While Creative Care makes its living selling diabetic support socks, we like to use this space to provide a different kind of support to people with diabetes.
We know that living with diabetes can mean dealing with several other health issues, including high blood pressure. Hypertension affects two-thirds of all diabetics, and can lead to more serious problems – like strokes and heart attacks – if left uncontrolled.
That’s why we’ve compiled these tips from The Cleveland Clinic and WebMD for keeping your blood pressure low when you have diabetes:
1. Get more exercise
Exercise makes your heart stronger and allows it to pump more effectively. Getting two and a half hours of exercise each week – swimming, biking, walking – can improve your heart healthy and help you maintain your weight.
But you spread this exercise over at least three days, and go no more than two days in a row without getting a workout. (And be sure to put on a good pair of diabetic support socks if you plan to be on your feet for a while.)
2. Avoid salt
A low sodium diet is one of the keys to reducing your blood pressure. Look for other options when it’s time to season your food: citrus zest, garlic, ginger, rosemary, jalapeno peppers, oregano, cumin and ginger are all healthy options.
Try to steer clear of foods with high volumes of hidden sodium: canned or frozen foods, and processed products like lunch meat and hot dogs.
Your best bet when trying to cut down on sodium is to choose fresh, natural foods: fresh fruits and vegetables, lean meats and whole grains. In a pinch, choose frozen vegetables over ones that are canned, and look for low or reduced sodium labels.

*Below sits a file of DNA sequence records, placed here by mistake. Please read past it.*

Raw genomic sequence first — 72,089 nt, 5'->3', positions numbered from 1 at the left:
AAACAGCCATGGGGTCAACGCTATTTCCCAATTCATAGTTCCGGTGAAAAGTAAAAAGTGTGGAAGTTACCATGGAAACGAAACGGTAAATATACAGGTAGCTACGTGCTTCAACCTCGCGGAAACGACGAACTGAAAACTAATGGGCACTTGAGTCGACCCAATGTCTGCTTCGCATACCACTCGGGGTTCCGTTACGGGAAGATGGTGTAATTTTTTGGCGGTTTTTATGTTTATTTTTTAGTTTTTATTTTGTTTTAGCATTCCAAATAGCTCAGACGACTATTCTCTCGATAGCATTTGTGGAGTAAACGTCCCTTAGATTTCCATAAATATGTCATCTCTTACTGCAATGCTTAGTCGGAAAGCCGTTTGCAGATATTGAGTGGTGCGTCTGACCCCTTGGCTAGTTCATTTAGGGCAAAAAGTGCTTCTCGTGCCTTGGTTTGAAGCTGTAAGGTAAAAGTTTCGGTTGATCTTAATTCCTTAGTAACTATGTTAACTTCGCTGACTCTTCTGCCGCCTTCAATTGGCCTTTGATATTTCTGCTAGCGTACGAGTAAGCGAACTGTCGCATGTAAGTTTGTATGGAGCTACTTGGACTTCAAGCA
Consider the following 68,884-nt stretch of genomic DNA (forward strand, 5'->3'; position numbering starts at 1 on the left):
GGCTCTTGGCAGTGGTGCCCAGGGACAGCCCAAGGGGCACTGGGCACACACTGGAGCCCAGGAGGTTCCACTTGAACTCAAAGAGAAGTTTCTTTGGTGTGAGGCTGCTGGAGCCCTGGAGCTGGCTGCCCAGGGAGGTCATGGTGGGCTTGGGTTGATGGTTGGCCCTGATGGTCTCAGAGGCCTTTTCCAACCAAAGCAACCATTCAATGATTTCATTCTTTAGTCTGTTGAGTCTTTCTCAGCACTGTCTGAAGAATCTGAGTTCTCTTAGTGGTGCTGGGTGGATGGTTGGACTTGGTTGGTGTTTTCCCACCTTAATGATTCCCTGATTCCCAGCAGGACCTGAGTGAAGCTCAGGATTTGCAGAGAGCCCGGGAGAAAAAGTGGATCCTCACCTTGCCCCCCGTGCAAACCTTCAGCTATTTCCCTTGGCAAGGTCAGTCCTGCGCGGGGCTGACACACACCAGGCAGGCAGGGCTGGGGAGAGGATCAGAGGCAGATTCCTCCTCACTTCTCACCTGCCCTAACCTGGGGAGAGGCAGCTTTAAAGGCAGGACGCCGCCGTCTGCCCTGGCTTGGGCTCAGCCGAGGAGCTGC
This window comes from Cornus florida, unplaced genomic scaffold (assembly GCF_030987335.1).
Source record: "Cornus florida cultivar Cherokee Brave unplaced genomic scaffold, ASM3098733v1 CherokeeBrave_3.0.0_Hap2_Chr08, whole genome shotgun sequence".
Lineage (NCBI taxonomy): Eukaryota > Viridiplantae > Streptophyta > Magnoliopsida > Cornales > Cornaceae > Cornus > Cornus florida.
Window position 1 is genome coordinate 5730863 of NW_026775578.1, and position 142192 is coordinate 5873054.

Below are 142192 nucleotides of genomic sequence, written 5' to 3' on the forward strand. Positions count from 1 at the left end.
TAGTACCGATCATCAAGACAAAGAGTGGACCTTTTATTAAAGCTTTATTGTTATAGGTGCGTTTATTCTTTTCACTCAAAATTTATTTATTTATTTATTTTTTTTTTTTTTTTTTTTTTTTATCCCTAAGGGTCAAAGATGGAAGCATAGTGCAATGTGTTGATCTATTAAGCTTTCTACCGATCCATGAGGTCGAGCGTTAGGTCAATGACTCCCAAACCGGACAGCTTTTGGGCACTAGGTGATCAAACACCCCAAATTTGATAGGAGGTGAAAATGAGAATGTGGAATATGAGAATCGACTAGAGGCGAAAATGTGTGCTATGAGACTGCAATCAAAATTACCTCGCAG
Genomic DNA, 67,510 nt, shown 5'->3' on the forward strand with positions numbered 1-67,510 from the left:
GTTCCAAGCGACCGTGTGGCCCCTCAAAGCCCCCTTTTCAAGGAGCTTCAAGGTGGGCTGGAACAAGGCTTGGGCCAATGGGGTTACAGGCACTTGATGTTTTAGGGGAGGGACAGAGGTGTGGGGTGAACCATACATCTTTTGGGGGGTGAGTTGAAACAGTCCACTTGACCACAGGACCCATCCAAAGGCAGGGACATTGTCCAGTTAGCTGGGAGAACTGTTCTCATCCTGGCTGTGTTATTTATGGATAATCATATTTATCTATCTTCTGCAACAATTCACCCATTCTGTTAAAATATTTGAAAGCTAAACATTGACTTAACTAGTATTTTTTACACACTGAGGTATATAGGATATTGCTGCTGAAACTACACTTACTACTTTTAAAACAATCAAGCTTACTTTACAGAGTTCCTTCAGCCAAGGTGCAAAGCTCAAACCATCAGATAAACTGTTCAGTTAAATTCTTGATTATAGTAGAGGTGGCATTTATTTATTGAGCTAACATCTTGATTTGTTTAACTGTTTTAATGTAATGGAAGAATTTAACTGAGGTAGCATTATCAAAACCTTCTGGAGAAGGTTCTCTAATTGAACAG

3. Good fats and bad fats
Your diet should be very light on saturated fats, the kind you find in chicken skin, butter and cheese, and you should avoid trans fats, found in baked goods and fried foods. These fats increase your cholesterol, which leads to heart disease.
Look for the fats that come from things like olive oil, nuts, avocados and flaxseed.
4. Keep to your medication schedule
Treating high blood pressure often means taking medication that keeps blood vessels relaxes to prevent constriction. It’s important to take these medications on schedule. Skipping even one day result in high blood pressure.
5. Don’t drink, don’t smoke
People with diabetes are advised to monitor or limit their alcohol consumption in the first place. Hypertension complicates things even further, as drinking large amounts of alcohol can increase your blood pressure.
Men should limit themselves to two drinks a day, and women to one. (One drink is the equivalent of a shot of liquor, 5 oz. of wine or a 12-oz. beer.)
If you’re a smoker, quitting reduces your risk of heart disease and lowers your blood pressure. When you smoke, blood vessels constrict, raising your blood pressure and releasing hormones that work against insulin.
Keep in mind that quitting tobacco will mean doing more work to keep your weight down, so consult with your doctor to come up with a plan to keep your weight in check.